first_imgCaitlyn Jordan Nursing students Kelly Wilson, Julia Brehl and Janice Heffernan present on their experiences abroad providing medical assistance to people in need.Saint Mary’s students ventured to Kyarosozi, Uganda, this past summer to learn more about the culture themselves and how they could apply both to world of nursing. Wednesday evening, nursing students and staff from Saint Mary’s, Goshen and Bethel colleges presented their discoveries and how they could impact others’ lives through medicinal practices.Senior and nursing major Kelly Wilson gave an introduction to the trip.“We stayed with the Sisters of the Holy Cross. It was three nursing majors and three education majors. Every day, us three [nursing majors] would spend the day in the Holy Cross clinic,” Wilson said.The nursing students said they felt helpful all around the clinic and learned a vast variety of new skills they can apply to their future nursing endeavors.“As nurses, we are taught to care for our patient and advocate for our patient we help them with simple tasks such as eating, dressing, going to the bathroom, simple tasks such as showering, brushing their teeth,” Wilson said.Janice Heffernan, another senior and nursing major who ventured to Uganda, described her experience learning nursing technicalities.“When I was at the clinic, I spent most of my time in the laboratory. Before coming to Kyarosozi, I had basic knowledge of laboratory skills and tests, but I had never really practiced them in a clinical setting,” Heffernan said. “Thankfully, one of the laboratory technicians was a wonderful teacher. She was patient, kind and explained every test to me.“By the second week, I was comfortable performing rapid HIV and malaria tests on my own, which are the two most common tests we performed at the clinic,” she said. “During my stay in Uganda, I was always trying and learning new things, and the clinic was no exception. I was always amazed with how much they could do with such limited resources.”While medical practices were an important and critical aspect of the trip, the students also held value in becoming mentors and friends with the people of Uganda.Senior and nursing major Julia Brehl talked about how the students wanted to make a positive impact in the everyday lives and community of the people there.“We gave them suggestions [in regards to] how they could use their resources to the best of their ability and improve the overall health of their students,” Brehl said. “We talked about the way the food is prepared, where it’s prepared in relation to the classrooms, how close the drinking water was to the school [and] how they disposed of garbage.”Brehl also shared details about the students’ day-trips to villages to give vaccinations far from the clinics.“The closest thing we have to a birth certificate is that vaccination card,” Brehl said. “It says what they had when they were born and what vaccinations they have already received.”Students from Goshen College also learned more about themselves and the world through their experiences and interactions with the medical staff and locals of the Nepal’s countryside.Ashika Thanju, a nursing student at Goshen College, introduced the trip to Nepal.“This past May, we were able to go to Nepal which is my home country, and we were there for three weeks,” Thanju said.Olivia Ressler, another Goshen College student who participated in the trip, describes how the group overcame the language.“During our time in Nepal, we were each paired up with two or three nursing students from there and we actually called them ‘diddi,’ which means older sister,” Ressler said.“Communication was definitely one of the most challenging things I experienced on this trip … I was relying a lot more on gestures and context clues and relying heavily on just asking the students,” she said.Thanju said she was excited to be able to reconnect with her family and her culture throughout the duration of the trip.“Although I am from Nepal, going back after three years was also a culture shock for me, but I’m really glad we [the nursing students] got to have that experience together,” Thanju said.“I really hope in the future that I’ll have more of that compassion when I’m caring for and communicating with these people and just realizing that being there, spending that time, even though it’s really hard, it’s challenging, it’s embarrassing sometimes, it’s worth bringing that smile to their face and taking that extra minute to just be there for them,” Ressler said.Tags: Janice Heffernan, Julia Brehl, Kelly Wilson, nursing, Nursing students venture abroad, saint mary’s department of nursing, Saint Mary’s nursing, Ugandalast_img read more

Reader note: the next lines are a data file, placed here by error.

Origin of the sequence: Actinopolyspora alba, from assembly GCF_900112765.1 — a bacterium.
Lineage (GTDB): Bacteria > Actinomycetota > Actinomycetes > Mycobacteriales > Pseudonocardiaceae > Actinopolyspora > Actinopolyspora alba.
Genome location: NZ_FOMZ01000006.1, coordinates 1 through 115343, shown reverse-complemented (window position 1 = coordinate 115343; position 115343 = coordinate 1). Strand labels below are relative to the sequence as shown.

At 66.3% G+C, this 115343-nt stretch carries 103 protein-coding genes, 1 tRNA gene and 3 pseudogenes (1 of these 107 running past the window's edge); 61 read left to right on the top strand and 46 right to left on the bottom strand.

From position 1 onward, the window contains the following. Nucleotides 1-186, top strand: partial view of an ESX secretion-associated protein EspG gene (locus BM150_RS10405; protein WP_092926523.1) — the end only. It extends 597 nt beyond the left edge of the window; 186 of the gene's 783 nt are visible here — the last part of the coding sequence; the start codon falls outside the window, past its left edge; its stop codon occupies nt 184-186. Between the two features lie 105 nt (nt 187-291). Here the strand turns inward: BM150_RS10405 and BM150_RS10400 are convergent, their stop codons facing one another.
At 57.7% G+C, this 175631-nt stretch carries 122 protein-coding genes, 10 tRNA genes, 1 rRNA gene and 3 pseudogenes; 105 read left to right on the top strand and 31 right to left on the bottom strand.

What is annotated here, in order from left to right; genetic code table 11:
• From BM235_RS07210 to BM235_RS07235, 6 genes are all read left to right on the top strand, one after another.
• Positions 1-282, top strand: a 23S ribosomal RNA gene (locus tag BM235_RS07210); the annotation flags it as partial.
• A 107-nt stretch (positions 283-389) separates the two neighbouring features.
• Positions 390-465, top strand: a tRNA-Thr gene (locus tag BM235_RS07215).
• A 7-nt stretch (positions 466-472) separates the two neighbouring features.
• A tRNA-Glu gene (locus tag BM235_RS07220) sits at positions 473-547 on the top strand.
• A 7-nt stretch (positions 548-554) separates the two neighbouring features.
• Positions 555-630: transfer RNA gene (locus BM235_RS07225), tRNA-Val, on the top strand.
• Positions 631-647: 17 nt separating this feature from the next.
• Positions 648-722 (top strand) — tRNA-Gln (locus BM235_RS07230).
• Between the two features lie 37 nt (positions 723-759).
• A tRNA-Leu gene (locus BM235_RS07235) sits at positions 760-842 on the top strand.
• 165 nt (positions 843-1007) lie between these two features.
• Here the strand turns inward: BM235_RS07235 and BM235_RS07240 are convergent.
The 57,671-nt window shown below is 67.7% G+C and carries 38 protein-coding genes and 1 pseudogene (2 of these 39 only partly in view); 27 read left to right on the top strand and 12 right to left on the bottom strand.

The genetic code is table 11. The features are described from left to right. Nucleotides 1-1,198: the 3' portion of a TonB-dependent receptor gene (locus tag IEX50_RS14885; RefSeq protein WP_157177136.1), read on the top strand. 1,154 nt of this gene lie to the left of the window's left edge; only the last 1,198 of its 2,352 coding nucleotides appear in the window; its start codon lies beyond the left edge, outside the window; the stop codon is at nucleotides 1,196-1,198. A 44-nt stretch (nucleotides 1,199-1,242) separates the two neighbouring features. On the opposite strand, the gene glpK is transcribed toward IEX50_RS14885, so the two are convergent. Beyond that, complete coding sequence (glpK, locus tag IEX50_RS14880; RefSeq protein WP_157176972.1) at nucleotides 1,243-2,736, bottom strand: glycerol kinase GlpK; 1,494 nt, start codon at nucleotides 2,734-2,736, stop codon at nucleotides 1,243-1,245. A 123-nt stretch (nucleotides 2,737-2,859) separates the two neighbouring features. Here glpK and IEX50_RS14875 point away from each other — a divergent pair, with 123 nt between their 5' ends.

SMAACS earns travel grant for national conference